A calibration graph was constructed by measuring the difference between sample and blank absorbance (DA) for surfactant-rich phase as a function of Sn(IV) concentration at fixed wavelength of 576 nm. The analytical characteristics of the optimized method, including regression equation, linear range, limit of detection, and preconcentration factor are given in Table 1. The limit of detection, defined as CL = 3SB/m (where CL, SB and m are the limit of detection, standard deviation of the blank and slope of the calibration graph, respectively), was 0.16 ng mL-1. Because the amount of Sn(IV) in 10 mL of sample solution is measured after preconcentration by CPE in a final volume of 0.5 mL of DMF, the maximum preconcentration factor is 20.
In order to obtain the accuracy and precision of the method, two different concentrations of Sn(IV) were analyzed using the proposed method. The relative standard deviation (R.S.D) and relative error for five replicate measurements of 30.00 ng mL-1 of Sn(IV) were 0.71% and 2.9% and for 50.00 ng mL-1 of Sn(IV) was 1.6% and 3.4%, respectively.
The effects of different ions on the preconcentration and determination of 0.1 mg mL-1 Sn(IV) by the proposed method under the optimum conditions were tested. The results are summarized in Table 2. The tolerance limit was defined as the concentration of added ion that caused less than ± 5% relative error. Most of the cations and anions examined did not interfere with the extraction and determination of Sn(IV). Ag+ interfered at 3.0 µg mL-1 and Cu2+ interfered at 1.0 µg mL-1. The interfering effects of Ag+ and Cu2+ up to 15.0 and 10.0 µg mL-1 were removed by the addition of 4.2 × 10-5 mol L-1 EDTA, and the interfering effects of Fe3+ up to 2.5 µg mL-1 was removed by the addition of 4.2 × 10-4 mol L-1 ascorbic acid to the solution.
Determination of tin in water samples
The proposed method was successfully applied to the determination of tin ions in water samples. River water sample was taken from a river in the city of Hamadan (Iran). The sample was filtered on-site through nitrocellulose membrane (0.45 mm, Sartorius, Germany). The sample was adjusted to the respective pH and spiked with Sn(IV). The results are shown in Table 3. The recoveries are close to 100% and indicate that the proposed method is applicable for the determination of tin in water samples.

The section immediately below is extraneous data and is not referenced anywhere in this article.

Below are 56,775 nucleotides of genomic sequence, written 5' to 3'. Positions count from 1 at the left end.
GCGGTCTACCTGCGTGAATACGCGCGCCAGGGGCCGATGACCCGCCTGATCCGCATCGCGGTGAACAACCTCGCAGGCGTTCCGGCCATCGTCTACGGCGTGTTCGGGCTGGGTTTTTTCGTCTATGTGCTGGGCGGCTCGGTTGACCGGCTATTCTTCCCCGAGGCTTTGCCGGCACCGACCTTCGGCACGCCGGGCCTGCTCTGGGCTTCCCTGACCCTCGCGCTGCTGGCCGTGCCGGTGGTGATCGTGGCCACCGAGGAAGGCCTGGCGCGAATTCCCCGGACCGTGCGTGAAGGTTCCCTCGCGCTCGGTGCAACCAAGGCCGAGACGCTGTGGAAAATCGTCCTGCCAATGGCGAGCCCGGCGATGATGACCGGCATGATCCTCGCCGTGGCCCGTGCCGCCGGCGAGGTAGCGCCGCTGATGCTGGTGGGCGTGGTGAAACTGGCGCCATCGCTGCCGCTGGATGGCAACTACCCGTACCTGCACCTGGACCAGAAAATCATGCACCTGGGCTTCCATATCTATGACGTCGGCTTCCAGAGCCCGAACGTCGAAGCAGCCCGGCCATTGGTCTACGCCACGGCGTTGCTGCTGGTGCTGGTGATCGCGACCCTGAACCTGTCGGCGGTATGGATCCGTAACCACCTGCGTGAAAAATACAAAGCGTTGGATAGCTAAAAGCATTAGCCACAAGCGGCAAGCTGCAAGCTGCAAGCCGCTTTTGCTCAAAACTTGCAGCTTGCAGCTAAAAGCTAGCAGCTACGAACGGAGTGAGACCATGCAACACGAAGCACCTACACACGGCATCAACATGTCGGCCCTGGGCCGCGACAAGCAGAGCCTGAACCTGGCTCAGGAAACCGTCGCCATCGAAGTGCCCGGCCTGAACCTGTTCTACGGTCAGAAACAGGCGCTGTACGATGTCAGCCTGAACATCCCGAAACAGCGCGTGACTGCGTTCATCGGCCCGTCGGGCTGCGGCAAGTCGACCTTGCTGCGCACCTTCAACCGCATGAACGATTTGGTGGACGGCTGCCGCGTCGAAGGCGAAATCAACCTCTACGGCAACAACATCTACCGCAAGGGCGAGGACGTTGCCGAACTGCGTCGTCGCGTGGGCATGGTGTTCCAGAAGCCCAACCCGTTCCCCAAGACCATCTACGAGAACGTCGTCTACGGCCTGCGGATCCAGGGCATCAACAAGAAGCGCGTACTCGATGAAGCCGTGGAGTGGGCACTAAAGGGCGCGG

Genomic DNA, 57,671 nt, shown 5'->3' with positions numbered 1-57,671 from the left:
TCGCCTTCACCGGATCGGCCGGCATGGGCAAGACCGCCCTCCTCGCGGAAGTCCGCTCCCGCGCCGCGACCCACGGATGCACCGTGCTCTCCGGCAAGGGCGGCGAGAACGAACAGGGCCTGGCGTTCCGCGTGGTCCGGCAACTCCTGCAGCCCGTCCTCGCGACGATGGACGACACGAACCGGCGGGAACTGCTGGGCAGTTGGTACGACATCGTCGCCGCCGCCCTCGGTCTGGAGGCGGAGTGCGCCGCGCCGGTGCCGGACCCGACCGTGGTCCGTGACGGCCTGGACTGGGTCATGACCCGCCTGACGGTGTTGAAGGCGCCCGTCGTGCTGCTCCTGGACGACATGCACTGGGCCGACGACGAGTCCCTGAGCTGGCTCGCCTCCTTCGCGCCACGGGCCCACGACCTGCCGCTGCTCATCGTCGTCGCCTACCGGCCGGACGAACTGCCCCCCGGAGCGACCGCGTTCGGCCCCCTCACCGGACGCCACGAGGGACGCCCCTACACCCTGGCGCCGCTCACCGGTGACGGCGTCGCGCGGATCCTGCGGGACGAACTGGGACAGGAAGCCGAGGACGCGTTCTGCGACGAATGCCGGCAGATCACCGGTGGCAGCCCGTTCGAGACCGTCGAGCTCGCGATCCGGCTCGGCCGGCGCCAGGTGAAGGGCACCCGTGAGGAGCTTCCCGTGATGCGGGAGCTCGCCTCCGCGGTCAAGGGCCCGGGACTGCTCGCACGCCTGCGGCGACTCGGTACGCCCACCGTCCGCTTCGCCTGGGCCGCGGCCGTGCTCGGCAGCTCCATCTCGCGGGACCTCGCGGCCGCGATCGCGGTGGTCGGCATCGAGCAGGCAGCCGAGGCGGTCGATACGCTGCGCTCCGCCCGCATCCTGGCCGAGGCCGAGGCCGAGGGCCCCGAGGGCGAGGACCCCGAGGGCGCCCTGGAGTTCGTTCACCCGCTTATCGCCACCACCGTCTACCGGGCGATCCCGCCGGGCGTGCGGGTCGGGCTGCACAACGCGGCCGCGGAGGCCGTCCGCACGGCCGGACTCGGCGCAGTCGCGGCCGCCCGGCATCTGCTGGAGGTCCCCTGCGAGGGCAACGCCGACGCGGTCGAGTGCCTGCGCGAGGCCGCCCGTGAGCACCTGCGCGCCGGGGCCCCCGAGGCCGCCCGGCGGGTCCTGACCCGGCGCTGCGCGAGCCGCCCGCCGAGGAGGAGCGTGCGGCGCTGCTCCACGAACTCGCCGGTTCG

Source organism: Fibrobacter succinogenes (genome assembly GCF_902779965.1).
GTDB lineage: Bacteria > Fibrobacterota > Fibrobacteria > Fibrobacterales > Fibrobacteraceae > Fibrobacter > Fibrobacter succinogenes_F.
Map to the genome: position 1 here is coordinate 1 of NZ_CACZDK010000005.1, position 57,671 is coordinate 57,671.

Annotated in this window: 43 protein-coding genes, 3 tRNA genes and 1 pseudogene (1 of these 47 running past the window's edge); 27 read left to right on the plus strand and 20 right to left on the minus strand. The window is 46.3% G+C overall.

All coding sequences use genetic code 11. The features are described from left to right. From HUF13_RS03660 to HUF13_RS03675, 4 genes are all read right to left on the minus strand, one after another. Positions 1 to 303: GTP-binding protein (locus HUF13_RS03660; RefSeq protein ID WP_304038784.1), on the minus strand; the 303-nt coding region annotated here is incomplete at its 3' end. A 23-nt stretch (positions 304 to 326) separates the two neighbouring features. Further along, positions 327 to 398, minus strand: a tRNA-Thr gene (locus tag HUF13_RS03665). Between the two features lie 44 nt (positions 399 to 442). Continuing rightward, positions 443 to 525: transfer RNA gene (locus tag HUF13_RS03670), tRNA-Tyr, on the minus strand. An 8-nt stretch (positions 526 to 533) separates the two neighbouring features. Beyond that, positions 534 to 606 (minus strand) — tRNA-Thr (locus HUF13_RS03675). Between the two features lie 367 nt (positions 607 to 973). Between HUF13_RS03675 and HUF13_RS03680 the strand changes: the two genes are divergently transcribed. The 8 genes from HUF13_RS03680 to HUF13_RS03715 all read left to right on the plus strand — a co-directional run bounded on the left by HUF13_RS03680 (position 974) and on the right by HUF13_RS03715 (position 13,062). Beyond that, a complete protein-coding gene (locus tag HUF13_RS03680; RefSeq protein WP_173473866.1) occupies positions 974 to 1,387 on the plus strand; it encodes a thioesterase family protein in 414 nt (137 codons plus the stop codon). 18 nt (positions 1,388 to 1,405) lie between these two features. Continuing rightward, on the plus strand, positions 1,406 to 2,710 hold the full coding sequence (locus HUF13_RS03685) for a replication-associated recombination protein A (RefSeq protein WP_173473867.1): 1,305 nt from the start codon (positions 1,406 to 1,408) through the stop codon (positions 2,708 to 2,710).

Determination of tin in canned juice samples
The accuracy and applicability of the proposed method was applied to the determination of tin in canned juice samples. The results are given in Table 4 and indicate the successful applicability of the proposed method for the determination of tin in such samples.
As Sn(II) is readily oxidized to Sn(IV), the obtained results for the amounts of tin in water and canned juice samples may be considered as the total amounts of Sn(II) and Sn(IV).
Comparison of the proposed method with other methods
A comparison between the proposed method with the previously reported methods for preconcentration and determination of Sn(IV) (Table 5) indicates that this method provides a lower detection limit and/or wider linear range for the determination of trace quantities of Sn(IV) and total Sn in real samples.14,15,21-23
The preconcentration and determination of Sn(IV) and total Sn using PCV and CTAB reagents and cloud point extraction shows interesting features. This combination resulted in a simple, sensitive and inexpensive analytical procedure successfully used to tin preconcentration and determination in real samples. The procedure is very economical, because it consists of much low equipment and running costs and shows also simplicity in apparatus and manipulation.
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Received: January 3, 2009
Web Release Date: August 28, 2009